The fast-growing penetration of distributed energy resources (DERs), such as distributed renewables, energy storage, electric vehicles, and controllable loads, poses significant challenges to the centralized power systems with unidirectional power flow. Successful integration of heterogeneous DERs calls for a paradigm shift to a decentralized power system with bidirectional power flow.
A large body of literature has focused on the energy management and energy trading of various DERs managed by an aggregator. For example, a service-centric virtual power plant (VPP) was studied in (koraki2017wind) to integrate renewable energy into an electricity market enabled by the cooperation between the VPP and the distribution system operator. A similar work (kasaei2017optimal) proposed to aggregate distributed generators, energy storage, and controllable loads in a VPP to mitigate the impact of the variable generations. More recent research explored various types of services that DERs can provide. For example, as an emerging service, energy trading was explored in (nguyen2018optimizing; alam2019peer). In (nguyen2018optimizing), an optimization model was presented to maximize the economic benefits for solar-battery distributed generations in a peer-to-peer (P2P) energy trading scenario. In (alam2019peer), the authors developed an algorithm to optimize the energy cost for smart homes under P2P energy trading and evaluated the impact of energy trading in a microgrid. However, the above studies adopted a centralized solution to the energy management of DERs, which is not practical as DERs are usually not owned by the aggregator.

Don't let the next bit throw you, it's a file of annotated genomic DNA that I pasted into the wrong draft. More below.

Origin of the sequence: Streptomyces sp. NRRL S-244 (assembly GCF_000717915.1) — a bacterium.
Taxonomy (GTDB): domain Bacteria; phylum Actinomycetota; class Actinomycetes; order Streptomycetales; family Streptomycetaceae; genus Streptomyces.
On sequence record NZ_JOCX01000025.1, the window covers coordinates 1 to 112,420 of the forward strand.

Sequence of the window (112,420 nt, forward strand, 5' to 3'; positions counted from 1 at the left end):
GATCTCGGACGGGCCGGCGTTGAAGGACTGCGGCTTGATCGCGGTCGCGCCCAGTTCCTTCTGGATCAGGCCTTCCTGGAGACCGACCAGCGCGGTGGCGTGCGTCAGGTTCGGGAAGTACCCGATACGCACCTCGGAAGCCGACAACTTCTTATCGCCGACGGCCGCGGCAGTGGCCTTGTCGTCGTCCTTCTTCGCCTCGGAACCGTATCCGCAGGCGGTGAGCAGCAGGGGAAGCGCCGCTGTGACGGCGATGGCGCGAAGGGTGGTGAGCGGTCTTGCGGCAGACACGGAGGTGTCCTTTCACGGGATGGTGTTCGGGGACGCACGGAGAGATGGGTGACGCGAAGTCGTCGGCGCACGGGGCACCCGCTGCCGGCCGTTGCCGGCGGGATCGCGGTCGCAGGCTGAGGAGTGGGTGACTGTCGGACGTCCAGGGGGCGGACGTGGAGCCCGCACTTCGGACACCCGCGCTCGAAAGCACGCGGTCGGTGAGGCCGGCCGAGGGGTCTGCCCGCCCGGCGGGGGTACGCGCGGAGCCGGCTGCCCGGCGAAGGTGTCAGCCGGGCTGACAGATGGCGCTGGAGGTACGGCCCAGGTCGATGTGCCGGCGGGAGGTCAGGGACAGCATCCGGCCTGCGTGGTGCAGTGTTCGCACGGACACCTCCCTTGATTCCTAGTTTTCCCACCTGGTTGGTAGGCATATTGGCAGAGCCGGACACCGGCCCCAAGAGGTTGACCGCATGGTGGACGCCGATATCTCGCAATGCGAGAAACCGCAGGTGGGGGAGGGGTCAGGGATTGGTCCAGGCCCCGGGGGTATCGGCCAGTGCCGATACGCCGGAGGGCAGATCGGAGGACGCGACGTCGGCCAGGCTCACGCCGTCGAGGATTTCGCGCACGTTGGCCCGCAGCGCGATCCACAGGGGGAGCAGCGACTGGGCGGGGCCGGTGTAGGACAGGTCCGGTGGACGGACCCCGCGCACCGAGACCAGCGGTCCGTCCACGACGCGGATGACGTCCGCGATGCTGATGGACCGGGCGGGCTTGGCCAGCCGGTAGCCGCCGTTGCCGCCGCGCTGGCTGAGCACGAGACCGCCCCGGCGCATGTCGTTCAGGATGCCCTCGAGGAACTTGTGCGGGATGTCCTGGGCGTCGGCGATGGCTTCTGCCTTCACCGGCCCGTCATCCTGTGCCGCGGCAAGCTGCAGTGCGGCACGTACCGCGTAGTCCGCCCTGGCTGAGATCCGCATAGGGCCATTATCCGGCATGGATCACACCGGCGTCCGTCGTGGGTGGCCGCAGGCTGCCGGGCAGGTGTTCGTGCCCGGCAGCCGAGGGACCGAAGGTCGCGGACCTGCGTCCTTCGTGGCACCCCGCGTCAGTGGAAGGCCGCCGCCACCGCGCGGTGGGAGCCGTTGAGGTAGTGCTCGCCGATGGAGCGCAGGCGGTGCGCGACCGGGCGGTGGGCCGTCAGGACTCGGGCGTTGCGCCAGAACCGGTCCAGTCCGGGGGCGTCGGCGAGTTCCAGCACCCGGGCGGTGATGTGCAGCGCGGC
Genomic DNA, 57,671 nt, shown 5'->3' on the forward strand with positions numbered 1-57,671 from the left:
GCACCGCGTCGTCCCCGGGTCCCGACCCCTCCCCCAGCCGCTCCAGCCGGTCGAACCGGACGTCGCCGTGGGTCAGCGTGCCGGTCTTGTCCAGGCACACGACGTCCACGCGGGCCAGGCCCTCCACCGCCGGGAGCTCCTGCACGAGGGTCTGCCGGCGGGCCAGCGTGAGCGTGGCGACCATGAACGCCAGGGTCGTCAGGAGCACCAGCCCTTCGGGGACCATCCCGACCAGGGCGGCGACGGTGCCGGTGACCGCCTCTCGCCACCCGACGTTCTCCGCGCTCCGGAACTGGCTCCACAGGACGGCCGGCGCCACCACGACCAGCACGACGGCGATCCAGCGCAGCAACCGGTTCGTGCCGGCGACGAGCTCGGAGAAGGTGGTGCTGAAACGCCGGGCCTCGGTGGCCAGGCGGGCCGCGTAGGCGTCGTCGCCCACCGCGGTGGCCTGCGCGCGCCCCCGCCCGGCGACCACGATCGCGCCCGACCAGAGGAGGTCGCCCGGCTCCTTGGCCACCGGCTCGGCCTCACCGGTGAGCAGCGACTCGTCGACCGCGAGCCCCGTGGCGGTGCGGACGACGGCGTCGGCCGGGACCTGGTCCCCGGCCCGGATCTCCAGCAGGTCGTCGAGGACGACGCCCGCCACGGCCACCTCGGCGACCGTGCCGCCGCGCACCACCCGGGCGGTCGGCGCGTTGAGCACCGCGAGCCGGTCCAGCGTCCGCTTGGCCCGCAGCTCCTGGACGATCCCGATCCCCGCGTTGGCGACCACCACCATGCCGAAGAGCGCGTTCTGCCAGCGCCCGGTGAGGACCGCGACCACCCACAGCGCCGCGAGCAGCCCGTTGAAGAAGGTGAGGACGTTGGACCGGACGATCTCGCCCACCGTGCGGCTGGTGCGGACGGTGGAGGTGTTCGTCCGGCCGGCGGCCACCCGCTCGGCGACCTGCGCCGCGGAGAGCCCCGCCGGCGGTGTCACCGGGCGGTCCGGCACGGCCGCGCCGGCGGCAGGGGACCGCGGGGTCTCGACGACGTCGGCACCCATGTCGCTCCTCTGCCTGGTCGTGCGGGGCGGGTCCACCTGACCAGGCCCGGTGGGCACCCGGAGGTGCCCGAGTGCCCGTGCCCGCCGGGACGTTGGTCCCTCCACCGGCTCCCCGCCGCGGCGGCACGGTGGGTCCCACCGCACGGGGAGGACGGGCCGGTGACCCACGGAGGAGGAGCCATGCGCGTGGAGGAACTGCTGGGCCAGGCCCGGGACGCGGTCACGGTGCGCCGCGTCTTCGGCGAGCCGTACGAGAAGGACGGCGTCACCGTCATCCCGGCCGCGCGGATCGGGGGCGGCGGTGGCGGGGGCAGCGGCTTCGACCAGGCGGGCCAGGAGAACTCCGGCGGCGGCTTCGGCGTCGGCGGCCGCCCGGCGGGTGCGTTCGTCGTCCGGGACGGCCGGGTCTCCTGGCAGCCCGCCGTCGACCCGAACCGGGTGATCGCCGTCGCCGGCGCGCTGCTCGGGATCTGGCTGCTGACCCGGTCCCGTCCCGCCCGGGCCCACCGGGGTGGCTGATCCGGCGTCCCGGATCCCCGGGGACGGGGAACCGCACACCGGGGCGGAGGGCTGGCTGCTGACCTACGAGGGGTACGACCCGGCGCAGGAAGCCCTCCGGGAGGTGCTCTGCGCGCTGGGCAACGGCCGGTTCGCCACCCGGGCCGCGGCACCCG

Distributed optimization attracted research attention as a promising solution to manage DERs. The alternating direction method of multipliers (ADMM) method has been used to facilitate energy trading among interconnected microgrids (wang2016incentivizing) and smart homes (yang2020cooperative). A decentralized optimization algorithm was proposed in (li2016admm) to optimize the demand response of electric vehicles. A fully distributed algorithm was proposed in (chen2018fully) using ADMM and the consensus mechanism. The above studies contributed to the distributed or decentralized energy management of DERs. However, the computing and communication process embedded in the distributed algorithm needs a trusted and verifiable computing environment, which becomes one of the major obstacles to implementing distributed transactive energy paradigm.